The Republican base seems to think this situation is hilarious. They're reveling in what they see as the discomfiture of authorities at the destinations forced to scramble to bring care and services to the passengers. Never mind that the authorities are scrambling because they're trying to bring care and services to innocent people used as political pawns.
There's more, much more. But it's proper first to examine the historical antecedents to these transports.
They include the "Reverse Freedom Rides" of the 1960s, when White Citizens' Councils in the South placed Black families on buses and sent them north, a pushback against the Freedom Riders who were coming south to help Black residents register to vote. The John F. Kennedy Presidential Library helpfully posted a 1963 newspaper article describing the experience of a Black family from Shreveport, La., sent by bus to Trenton, N.J.
When it comes to lying to vulnerable people to persuade them to take actions contrary to their interests, that's a technique perfected by Nazi Germany. The Nazis persuaded Jews to enter the gas chambers at Auschwitz-Birkenau by telling them the facilities were for delousing.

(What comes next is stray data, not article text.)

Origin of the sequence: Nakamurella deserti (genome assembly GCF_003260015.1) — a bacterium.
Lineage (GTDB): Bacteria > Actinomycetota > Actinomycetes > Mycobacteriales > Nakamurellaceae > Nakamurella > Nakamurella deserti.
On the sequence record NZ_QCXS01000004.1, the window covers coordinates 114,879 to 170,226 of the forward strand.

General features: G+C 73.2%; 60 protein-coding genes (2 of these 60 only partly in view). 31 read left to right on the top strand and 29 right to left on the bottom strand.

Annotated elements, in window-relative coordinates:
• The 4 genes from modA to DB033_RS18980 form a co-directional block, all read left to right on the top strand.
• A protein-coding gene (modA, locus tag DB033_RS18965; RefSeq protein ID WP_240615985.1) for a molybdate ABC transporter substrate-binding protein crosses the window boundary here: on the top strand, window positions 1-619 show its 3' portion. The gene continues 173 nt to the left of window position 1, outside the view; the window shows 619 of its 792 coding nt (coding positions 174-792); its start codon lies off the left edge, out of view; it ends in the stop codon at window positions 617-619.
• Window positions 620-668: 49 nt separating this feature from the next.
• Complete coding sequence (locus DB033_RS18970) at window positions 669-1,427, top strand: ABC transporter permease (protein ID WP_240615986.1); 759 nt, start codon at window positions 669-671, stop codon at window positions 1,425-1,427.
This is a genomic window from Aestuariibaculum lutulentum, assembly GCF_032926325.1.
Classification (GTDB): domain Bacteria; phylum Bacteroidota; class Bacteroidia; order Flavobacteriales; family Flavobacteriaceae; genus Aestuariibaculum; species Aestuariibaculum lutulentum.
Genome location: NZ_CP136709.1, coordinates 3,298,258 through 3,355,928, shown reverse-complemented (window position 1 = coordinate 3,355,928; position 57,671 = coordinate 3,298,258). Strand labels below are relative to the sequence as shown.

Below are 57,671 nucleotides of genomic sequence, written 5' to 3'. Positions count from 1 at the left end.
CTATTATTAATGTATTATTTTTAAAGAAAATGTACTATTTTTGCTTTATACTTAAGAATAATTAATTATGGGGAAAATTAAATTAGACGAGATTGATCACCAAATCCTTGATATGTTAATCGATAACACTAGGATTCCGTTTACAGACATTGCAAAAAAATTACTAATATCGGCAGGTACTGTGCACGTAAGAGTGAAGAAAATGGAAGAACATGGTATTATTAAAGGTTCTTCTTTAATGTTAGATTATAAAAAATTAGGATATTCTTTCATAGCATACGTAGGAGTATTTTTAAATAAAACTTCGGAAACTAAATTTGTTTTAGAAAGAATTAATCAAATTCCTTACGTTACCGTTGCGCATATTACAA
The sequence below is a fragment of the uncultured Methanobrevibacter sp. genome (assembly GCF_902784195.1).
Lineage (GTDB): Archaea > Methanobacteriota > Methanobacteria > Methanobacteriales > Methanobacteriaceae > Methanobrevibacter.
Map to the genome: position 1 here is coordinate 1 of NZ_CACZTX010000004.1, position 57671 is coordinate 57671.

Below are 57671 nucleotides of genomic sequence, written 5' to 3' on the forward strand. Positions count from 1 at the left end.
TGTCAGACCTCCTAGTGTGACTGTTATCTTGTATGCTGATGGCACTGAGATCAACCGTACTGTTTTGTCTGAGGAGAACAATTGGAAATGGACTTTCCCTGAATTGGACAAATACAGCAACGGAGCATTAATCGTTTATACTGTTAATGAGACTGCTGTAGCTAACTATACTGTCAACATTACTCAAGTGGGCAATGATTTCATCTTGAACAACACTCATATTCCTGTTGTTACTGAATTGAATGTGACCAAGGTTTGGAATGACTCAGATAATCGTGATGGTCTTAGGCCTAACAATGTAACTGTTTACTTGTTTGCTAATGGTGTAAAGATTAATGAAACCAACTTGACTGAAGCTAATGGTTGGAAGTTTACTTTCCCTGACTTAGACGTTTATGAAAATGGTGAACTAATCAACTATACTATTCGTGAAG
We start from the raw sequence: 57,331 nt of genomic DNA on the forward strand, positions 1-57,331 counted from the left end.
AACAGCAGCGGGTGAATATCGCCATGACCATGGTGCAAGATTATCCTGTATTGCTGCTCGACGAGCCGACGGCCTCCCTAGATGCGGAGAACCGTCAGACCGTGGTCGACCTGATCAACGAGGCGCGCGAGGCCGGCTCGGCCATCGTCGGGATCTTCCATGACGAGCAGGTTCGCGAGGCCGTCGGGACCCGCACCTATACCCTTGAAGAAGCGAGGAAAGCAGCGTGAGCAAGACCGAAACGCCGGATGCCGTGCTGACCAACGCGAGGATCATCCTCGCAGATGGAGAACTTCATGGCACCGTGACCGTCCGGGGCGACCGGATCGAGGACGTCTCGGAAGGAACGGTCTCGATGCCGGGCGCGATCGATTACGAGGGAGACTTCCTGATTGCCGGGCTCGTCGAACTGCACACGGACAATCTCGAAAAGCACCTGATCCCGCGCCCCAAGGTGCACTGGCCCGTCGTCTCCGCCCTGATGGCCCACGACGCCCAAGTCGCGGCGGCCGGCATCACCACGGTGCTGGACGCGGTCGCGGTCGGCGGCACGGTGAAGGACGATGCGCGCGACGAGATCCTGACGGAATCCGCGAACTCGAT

What's even more evocative of Nazi practice in the migrant transports is the GOP's effort to dehumanize its victims. DeSantis and other Republicans have deprived the passengers of their humanity by treating them as mere cargo.
"These are human beings," Levy said. "They should not be talked about like they're being 'shipped.' "
The transports seem to have stretched the news media's critical faculties to the breaking point. It's being given a purely political treatment as a battle between the major parties in the conventional "Republicans say this, but Democrats say that" model; CBS tweeted that the transports are what "critics are calling a political stunt," and called the transports "controversial."
This is a remarkably pusillanimous way of framing the case. The transports have been flatly condemned by immigration experts, legal authorities and ordinary citizens, not merely Democrats. They aren't a "stunt" when the lives of innocent humans are at stake.
Defenders of the transports assert that DeSantis, Abbott and Ducey are merely trying in good faith to underscore the failure of the Democratic administration to come to grips with the immigration issue.
We know this is a lie. How can we tell? Simply by examining how Republicans handled the immigration issue when it was entirely within their power to address it. In 2017-2018, for example, the GOP controlled both houses of Congress and the White House.